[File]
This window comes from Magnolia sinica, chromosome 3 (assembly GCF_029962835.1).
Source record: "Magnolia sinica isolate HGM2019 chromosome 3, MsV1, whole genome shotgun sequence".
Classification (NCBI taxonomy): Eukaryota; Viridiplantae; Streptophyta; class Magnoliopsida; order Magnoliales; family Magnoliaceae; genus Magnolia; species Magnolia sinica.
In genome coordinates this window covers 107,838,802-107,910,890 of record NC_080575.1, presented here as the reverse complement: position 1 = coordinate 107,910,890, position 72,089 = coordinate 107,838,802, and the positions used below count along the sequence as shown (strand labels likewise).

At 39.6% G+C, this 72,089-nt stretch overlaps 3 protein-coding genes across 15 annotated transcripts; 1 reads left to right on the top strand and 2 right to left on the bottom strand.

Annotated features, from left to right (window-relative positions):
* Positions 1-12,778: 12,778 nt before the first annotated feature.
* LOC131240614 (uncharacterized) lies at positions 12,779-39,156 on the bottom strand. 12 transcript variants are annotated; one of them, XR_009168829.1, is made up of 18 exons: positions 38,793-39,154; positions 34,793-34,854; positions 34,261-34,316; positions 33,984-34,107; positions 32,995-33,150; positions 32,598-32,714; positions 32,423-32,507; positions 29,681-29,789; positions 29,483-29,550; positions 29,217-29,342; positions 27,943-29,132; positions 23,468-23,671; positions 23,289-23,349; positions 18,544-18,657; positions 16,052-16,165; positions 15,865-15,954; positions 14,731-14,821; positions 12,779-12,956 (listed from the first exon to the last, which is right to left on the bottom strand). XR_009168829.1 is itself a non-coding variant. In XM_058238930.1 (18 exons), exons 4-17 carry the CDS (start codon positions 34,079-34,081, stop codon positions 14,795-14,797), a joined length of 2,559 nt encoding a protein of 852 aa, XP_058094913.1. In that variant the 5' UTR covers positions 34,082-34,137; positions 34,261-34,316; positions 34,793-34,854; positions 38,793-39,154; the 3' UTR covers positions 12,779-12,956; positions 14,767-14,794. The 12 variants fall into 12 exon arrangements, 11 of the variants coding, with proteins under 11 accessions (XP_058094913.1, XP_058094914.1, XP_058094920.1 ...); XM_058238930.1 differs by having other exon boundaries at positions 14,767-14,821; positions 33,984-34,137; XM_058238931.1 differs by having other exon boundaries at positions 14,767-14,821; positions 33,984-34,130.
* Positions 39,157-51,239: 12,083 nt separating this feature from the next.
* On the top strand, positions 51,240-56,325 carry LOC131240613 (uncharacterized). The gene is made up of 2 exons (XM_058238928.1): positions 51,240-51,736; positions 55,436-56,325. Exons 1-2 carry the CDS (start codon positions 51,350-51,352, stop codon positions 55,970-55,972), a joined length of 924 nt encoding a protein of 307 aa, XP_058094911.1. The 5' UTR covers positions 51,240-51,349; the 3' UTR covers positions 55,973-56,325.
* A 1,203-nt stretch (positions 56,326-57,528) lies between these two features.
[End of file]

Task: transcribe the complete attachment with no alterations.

This window comes from Magnolia sinica, chromosome 3 (assembly GCF_029962835.1).
Source record: "Magnolia sinica isolate HGM2019 chromosome 3, MsV1, whole genome shotgun sequence".
Classification (NCBI taxonomy): Eukaryota; Viridiplantae; Streptophyta; class Magnoliopsida; order Magnoliales; family Magnoliaceae; genus Magnolia; species Magnolia sinica.
In genome coordinates this window covers 107,838,802-107,910,890 of record NC_080575.1, presented here as the reverse complement: position 1 = coordinate 107,910,890, position 72,089 = coordinate 107,838,802, and the positions used below count along the sequence as shown (strand labels likewise).

At 39.6% G+C, this 72,089-nt stretch overlaps 3 protein-coding genes across 15 annotated transcripts; 1 reads left to right on the top strand and 2 right to left on the bottom strand.

Annotated features, from left to right (window-relative positions):
* Positions 1-12,778: 12,778 nt before the first annotated feature.
* LOC131240614 (uncharacterized) lies at positions 12,779-39,156 on the bottom strand. 12 transcript variants are annotated; one of them, XR_009168829.1, is made up of 18 exons: positions 38,793-39,154; positions 34,793-34,854; positions 34,261-34,316; positions 33,984-34,107; positions 32,995-33,150; positions 32,598-32,714; positions 32,423-32,507; positions 29,681-29,789; positions 29,483-29,550; positions 29,217-29,342; positions 27,943-29,132; positions 23,468-23,671; positions 23,289-23,349; positions 18,544-18,657; positions 16,052-16,165; positions 15,865-15,954; positions 14,731-14,821; positions 12,779-12,956 (listed from the first exon to the last, which is right to left on the bottom strand). XR_009168829.1 is itself a non-coding variant. In XM_058238930.1 (18 exons), exons 4-17 carry the CDS (start codon positions 34,079-34,081, stop codon positions 14,795-14,797), a joined length of 2,559 nt encoding a protein of 852 aa, XP_058094913.1. In that variant the 5' UTR covers positions 34,082-34,137; positions 34,261-34,316; positions 34,793-34,854; positions 38,793-39,154; the 3' UTR covers positions 12,779-12,956; positions 14,767-14,794. The 12 variants fall into 12 exon arrangements, 11 of the variants coding, with proteins under 11 accessions (XP_058094913.1, XP_058094914.1, XP_058094920.1 ...); XM_058238930.1 differs by having other exon boundaries at positions 14,767-14,821; positions 33,984-34,137; XM_058238931.1 differs by having other exon boundaries at positions 14,767-14,821; positions 33,984-34,130.
* Positions 39,157-51,239: 12,083 nt separating this feature from the next.
* On the top strand, positions 51,240-56,325 carry LOC131240613 (uncharacterized). The gene is made up of 2 exons (XM_058238928.1): positions 51,240-51,736; positions 55,436-56,325. Exons 1-2 carry the CDS (start codon positions 51,350-51,352, stop codon positions 55,970-55,972), a joined length of 924 nt encoding a protein of 307 aa, XP_058094911.1. The 5' UTR covers positions 51,240-51,349; the 3' UTR covers positions 55,973-56,325.
* A 1,203-nt stretch (positions 56,326-57,528) lies between these two features.